Ronna Nirmala & Ezra Sihite
Jakartans who did not cast a ballot in Wednesday’s first round of governor election voting and those who opted for candidates who have been eliminated will be the main focus of campaigning efforts ahead of September’s runoff poll, analysts say.
Unofficial survey data shows that about 35 percent of eligible voters stayed away from the polling booth on Wednesday, while 24 percent of voters cast a ballot for one of the four candidates eliminated from the race.
“During the first round political parties backed their candidates, but now the votes come down to just two options,” said Siti Zuhro, a political analyst from the Indonesian Institute of Sciences (LIPI).
Siti said several parties in the six-member national ruling coalition, which is led by the Democratic Party, would likely channel their support to incumbent Governor Fauzi Bowo.
Fauzi, supported by the Democrats, garnered just 34 percent of the vote on Wednesday despite earlier survey forecasts that he would finish on top.
With support from the Indonesian Democratic Party of Struggle (PDI-P) and the Great Indonesia Movement Party (Gerindra), Solo Mayor Joko Widodo, known as Jokowi, garnered 42 percent of the vote.
No official results have been announced by the General Elections Commission (KPUD), so estimates of support come from exit polls conducted by survey firms.
The ruling national coalition includes the Democrats, the Golkar Party, the National Mandate Party (PAN), the National Awakening Party (PKB), the United Development Party (PPP) and the Prosperous Justice Party (PKS).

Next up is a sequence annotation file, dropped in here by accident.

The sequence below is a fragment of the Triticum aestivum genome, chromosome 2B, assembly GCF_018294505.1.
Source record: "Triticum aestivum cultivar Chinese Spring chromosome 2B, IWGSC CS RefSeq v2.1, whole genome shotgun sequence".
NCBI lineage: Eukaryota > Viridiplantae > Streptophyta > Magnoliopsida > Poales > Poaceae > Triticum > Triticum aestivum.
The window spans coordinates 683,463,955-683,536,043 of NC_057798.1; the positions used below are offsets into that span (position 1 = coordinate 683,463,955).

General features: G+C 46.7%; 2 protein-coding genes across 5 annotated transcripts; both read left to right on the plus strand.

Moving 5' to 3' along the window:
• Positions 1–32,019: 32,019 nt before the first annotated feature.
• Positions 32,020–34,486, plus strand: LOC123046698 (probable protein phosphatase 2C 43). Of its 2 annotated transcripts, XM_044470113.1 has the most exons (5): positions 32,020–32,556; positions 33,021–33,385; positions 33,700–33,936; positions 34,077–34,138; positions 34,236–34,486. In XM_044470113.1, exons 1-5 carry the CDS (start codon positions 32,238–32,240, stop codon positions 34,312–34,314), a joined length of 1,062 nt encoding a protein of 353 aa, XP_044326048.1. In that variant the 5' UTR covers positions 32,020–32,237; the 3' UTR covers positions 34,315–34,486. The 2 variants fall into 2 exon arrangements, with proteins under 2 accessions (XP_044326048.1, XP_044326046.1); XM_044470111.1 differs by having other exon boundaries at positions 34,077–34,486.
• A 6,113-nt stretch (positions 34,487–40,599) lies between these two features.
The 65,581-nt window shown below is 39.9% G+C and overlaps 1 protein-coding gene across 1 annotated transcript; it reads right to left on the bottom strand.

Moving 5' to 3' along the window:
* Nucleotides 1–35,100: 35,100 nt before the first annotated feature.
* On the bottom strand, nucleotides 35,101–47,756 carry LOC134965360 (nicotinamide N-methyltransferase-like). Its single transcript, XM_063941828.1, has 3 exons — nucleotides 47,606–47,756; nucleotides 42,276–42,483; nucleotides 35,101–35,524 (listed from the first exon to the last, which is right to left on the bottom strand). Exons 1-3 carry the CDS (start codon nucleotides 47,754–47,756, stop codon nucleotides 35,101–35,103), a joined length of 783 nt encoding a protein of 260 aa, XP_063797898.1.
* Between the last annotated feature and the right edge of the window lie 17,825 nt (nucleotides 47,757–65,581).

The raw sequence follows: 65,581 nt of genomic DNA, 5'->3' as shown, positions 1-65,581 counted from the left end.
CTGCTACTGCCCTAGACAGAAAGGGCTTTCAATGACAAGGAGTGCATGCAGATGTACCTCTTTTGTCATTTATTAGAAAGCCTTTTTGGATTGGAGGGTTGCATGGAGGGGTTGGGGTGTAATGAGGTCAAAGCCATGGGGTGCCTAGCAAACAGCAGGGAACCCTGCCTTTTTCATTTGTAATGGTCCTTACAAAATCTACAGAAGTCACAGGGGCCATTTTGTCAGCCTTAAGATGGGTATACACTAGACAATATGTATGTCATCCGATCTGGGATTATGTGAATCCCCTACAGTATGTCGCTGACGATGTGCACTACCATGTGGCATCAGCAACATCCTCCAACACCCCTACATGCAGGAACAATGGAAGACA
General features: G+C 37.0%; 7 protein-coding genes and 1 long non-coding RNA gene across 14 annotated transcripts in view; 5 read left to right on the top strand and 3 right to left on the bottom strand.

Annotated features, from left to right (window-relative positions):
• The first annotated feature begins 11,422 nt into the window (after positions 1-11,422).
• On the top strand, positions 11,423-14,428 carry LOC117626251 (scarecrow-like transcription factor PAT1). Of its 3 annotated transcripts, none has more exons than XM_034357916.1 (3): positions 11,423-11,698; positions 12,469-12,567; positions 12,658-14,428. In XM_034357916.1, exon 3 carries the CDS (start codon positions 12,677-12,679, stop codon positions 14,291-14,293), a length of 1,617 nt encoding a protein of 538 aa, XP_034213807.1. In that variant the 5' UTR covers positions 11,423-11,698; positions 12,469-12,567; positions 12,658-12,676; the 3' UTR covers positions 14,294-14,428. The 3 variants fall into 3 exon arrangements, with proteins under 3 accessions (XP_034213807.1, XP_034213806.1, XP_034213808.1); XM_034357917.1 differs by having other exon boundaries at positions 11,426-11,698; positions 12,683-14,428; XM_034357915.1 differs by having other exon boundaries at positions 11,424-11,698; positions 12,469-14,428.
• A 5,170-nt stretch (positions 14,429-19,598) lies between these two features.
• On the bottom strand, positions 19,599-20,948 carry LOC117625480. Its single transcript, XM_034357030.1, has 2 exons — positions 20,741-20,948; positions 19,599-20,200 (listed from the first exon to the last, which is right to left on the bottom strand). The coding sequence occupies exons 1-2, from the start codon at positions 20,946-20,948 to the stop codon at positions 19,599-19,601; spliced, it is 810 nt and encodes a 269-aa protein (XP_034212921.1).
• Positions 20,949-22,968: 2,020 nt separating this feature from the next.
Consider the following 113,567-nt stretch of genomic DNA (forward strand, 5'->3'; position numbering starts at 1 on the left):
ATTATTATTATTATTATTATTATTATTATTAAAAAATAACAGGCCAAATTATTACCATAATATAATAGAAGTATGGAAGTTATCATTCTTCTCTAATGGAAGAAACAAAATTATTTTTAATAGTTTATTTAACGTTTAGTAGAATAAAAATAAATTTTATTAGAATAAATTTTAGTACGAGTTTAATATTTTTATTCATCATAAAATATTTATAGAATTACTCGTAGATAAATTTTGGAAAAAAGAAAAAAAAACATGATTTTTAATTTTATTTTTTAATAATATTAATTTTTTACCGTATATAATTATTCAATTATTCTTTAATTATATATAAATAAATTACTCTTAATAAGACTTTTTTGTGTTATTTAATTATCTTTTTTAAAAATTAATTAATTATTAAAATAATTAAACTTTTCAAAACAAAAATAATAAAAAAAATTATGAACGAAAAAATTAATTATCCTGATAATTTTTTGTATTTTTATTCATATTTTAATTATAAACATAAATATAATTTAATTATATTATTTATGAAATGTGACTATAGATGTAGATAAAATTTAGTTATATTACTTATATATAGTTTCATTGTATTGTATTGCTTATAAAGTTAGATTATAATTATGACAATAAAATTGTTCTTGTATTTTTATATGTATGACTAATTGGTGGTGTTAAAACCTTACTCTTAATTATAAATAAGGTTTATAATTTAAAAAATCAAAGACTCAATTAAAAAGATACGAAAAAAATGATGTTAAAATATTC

Only Golkar and the PAN had candidates in the election: Alex Noerdin and Hidayat Nur Wahid, respectively. But Hidayat is a member of the PKS, which has had recent differences with the Democrats.
Siti predicted that Hidayat’s 12 percent of votes would likely be split between Fauzi and Joko.
Golkar leadership board chairman Hadjriyanto Thohari said his party was not interested in forming a partnership with either Fauzi or Joko in the runoff vote.
“Let Golkar cadres choose who they want,” he said, signaling that Alex’s 4.8 percent of the vote would not move as a bloc.
Siti said the two remaining candidates faced a battle to attract the 7 percent of voters who chose either of the independents, Faisal Basri and Hendardji Soepandji.
“These are the wild cards, because they are rational voters who want change. They could end up as non-voters,” she said. “But it all depends on Jokowi. If Jokowi can keep up [his campaign strategy] … then the likelihood that pro-change voters will side with Jokowi is high.”
Wednesday’s result came as a blow for the Democrats, given their candidate finished second. “The outcome came as a surprise for us, we weren’t expecting a runoff vote,” Democratic Party advisory council member Melani Leimena said.
Analysts and activists earlier predicted that the incumbent governor would have the upper hand, given his authority to direct city funds toward advertising to boast of achievements during his five-year term in office.
Jakarta elections have long been a crucial testing ground for political parties ahead of national ballots. Legislative and presidential elections are both scheduled for 2014.
Opinion > 10,11